Lincoln Turner



Research activity per year

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Personal profile


Lincoln works in the School of Physics at Monash University as a Monash Research Fellow

Lincoln's research areas of interest are:

The areas of atomic, molecular and optical physics. He is particularly interested in applying ultracold matter and Bose-Einstein condensates to enable precision measurements of magnetic fields, and of the spin properties of novel states of cold matter.

Lincoln is also interested in novel methods of measuring Bose-Einstein condensates with minimal heating of the condensate. He developed a holographic imaging method which reconstructs images of cold atom clouds from diffraction pattern images, and enables high-resolution imaging with minimal heating of the ultracold gas. Recently, Lincoln lead a team at the US National Institute of Standards and Technology (NIST) which demonstrated the first continuous measurement of the spin state of a Bose-Einstein condensate.

Current projects include:

  • Ultraprecise magnetometry with optically-trapped Bose-Einstein condensates
  • Spontaneous and measurement-induced spin squeezing in spinor BEC (with Yingmei-Liu and Paul Lett, NIST)
  • Theory of adiabatic evolution of non-linear spinor systems (with honours student Lucas Rutten)
  • Two-colour squeezing from four-wave mixing in hot atomic vapours (collaboration with Martijn Jasperse and Robert Scholten, University of Melbourne)
  • High-bandwidth high-quantum efficiency photodetectors for quantum optics (with Paul Lett, NIST)
  • Low-light shot-noise limited autobalanced photodetectors
  • Simplified designs for narrow linewidth external-cavity diode lasers

PhD and honours positions available

Projects are available for students interested in either experimental or theoretical work. Projects can be tailored to include a mix of theory and experiment, and are available at honours and PhD level. An honours project might include one of the topics listed below, while a PhD project would span several. If you're interested in a related area and want to know if there's a relevant project, just ask!

Possible honours and PhD projects are listed below, along with the areas of expertise you'll develop in each one. Note that knowledge of these ares is not a pre-requisite, it's what you can expect to learn during the project. You'll also be involved in other work in the lab and learn a wide range of physics and experimental techniques along the way.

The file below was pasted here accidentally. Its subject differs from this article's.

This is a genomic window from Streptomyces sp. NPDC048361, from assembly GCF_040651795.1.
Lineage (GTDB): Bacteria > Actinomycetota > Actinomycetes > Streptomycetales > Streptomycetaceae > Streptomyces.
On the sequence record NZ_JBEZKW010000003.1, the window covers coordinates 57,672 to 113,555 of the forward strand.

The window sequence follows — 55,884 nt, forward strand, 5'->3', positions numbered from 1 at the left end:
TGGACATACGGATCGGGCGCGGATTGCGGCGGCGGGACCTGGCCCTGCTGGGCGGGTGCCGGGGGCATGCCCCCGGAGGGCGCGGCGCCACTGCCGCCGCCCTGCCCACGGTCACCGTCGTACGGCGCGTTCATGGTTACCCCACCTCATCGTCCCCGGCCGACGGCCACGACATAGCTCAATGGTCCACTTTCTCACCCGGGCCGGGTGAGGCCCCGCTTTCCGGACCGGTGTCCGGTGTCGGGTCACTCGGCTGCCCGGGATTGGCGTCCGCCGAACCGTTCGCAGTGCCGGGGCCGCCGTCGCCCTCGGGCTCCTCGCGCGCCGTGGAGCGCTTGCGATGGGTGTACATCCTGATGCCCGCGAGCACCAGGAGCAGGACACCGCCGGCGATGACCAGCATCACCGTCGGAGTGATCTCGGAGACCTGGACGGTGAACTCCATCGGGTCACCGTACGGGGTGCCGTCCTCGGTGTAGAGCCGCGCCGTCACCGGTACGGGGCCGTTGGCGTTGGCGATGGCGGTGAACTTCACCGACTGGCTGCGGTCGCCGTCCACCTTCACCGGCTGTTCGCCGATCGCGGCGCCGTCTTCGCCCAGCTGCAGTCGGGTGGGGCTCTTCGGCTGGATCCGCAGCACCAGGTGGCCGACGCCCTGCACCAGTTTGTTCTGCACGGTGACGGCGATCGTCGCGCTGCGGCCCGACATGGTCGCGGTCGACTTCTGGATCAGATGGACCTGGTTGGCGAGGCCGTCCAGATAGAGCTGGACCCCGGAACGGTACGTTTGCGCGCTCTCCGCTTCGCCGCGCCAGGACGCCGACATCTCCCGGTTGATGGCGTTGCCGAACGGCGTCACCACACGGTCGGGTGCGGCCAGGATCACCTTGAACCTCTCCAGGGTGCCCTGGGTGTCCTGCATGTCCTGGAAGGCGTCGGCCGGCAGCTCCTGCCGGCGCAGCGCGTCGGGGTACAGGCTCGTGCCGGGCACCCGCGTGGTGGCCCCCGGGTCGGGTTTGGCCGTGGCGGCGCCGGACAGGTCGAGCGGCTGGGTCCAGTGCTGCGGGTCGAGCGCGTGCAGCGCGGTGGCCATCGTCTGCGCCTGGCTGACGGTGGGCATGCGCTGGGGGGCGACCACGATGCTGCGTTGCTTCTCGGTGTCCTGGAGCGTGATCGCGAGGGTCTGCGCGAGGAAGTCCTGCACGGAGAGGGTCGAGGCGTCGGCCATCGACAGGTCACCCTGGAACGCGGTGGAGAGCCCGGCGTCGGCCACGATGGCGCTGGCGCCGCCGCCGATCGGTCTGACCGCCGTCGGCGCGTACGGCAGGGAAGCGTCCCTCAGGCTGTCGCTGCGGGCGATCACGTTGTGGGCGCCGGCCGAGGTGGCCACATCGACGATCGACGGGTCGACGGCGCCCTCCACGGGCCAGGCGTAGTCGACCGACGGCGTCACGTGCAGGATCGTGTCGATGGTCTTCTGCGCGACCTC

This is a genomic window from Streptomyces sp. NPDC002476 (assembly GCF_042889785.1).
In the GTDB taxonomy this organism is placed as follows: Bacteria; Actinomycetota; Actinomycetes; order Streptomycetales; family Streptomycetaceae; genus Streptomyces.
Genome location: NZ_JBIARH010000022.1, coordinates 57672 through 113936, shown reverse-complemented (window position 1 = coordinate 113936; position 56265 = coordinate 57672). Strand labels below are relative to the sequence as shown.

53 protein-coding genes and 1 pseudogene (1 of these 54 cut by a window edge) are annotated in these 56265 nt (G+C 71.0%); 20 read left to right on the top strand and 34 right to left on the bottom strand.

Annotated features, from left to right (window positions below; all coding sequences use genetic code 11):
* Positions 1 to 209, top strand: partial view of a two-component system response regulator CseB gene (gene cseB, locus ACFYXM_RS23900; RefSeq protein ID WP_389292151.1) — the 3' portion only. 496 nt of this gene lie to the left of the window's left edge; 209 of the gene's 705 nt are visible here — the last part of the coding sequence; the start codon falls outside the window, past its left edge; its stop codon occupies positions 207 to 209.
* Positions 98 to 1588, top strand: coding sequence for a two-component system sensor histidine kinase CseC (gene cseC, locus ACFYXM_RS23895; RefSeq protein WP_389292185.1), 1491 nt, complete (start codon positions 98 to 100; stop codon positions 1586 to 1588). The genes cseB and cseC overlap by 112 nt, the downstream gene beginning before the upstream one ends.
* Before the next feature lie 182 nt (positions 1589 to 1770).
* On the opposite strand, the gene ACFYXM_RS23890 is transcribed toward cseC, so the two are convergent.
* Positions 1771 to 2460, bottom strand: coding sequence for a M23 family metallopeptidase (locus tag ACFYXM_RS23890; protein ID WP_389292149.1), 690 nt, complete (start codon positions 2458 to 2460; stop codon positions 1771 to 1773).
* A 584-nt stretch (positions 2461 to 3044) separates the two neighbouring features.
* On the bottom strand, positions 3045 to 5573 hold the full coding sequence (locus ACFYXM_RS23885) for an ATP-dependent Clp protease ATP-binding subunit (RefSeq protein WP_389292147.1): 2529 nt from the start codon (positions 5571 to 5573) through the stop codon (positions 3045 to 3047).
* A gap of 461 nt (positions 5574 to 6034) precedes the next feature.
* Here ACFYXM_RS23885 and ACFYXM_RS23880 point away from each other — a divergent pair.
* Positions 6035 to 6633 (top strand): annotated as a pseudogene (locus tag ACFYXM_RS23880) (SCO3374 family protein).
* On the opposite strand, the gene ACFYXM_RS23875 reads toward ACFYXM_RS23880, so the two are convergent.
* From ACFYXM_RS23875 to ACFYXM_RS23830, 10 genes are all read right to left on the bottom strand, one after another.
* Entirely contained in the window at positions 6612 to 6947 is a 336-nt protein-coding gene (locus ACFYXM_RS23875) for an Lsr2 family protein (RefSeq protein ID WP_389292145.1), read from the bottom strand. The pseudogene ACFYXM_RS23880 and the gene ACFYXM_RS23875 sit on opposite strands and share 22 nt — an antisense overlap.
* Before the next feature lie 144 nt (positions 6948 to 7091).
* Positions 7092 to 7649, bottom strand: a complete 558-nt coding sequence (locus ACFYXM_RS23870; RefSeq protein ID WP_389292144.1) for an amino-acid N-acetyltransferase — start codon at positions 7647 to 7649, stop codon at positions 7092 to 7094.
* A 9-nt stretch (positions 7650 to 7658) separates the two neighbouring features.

Experimental projects

  • Design of a high-flux rubidium oven and beam characterisation using pseudo-random bit sequence Doppler fluorescence (vacuum engineering, photodetection, data acquisition and signal processing)
  • Zeeman slower with multiple ion pumps for producing a cold atomic beam (magnetic design and simulation, optimisation theory, vacuum engineering)
  • A novel dipole trap using a filtered master-oscillator power amplified (MOPA) laser (optics, spectroscopy, working with laser-cooled atom clouds)
  • Computer-controlled offset-lock to stabilise laser frequencies (optics, analog and digital electronics, LabVIEW programming)
  • Two-watt high-power semiconductor laser system development (optical and optomechanical design, CAD/solid modelling, some electronics)
  • Fast digital control of intensity and frequency of laser light: development of computer-controlled acousto-optic modulator drivers (radiofrequency and digital electronics, LabVIEW and microcontroller programming, lab optics)
  • High-resolution aspheric lens systems for standard and holographic imaging of cold atoms (lens design, optical engineering, aberration theory, inverse problems, holography, phase retreival)
  • Magnetic trap design (high-current electronic design, magnetostatics, CAD, control theory and some plumbing!)
  • Autobalancing photodetectors: detecting light at the shot-noise limit, despite noisy lasers (precision analog electronics, circuit simulations with PSPICE, spectrum and noise analysis, some control theory)
Theory projects
  • Statistical mechanics of a hybrid magnetic-quadrupole optical-dipole trap (monte carlo simulations, atomic collision physics, statistical mechanics)
  • Quantum limits of magnetometry (quantum stochastic equations, estimation theory)
  • Chaos in nonlinear quantum systems (chaos theory, stochastic quantum theory, simulations)
Computational projects
  • A real-time data analysis system for a BEC laboratory (GUI programming in python, LabView and/or IDL, interprocess communication, some hardware interfacing)
  • Signal processing for quantum magnetometry (digital signal processing, estimation theory, wavelets, chirplets)
  • Web 2.0 in the Lab: Laboratory blogging and wikis for online sharing and presentation of ideas, designs and results (web service configuration, wiki design, blog writing, through to model-view-controller web application development as interested)

Interested students should contact Lincoln Turner at any time to discuss potential projects.

Research area keywords

  • Atomic physics
  • Molecular physics
  • Optical physics


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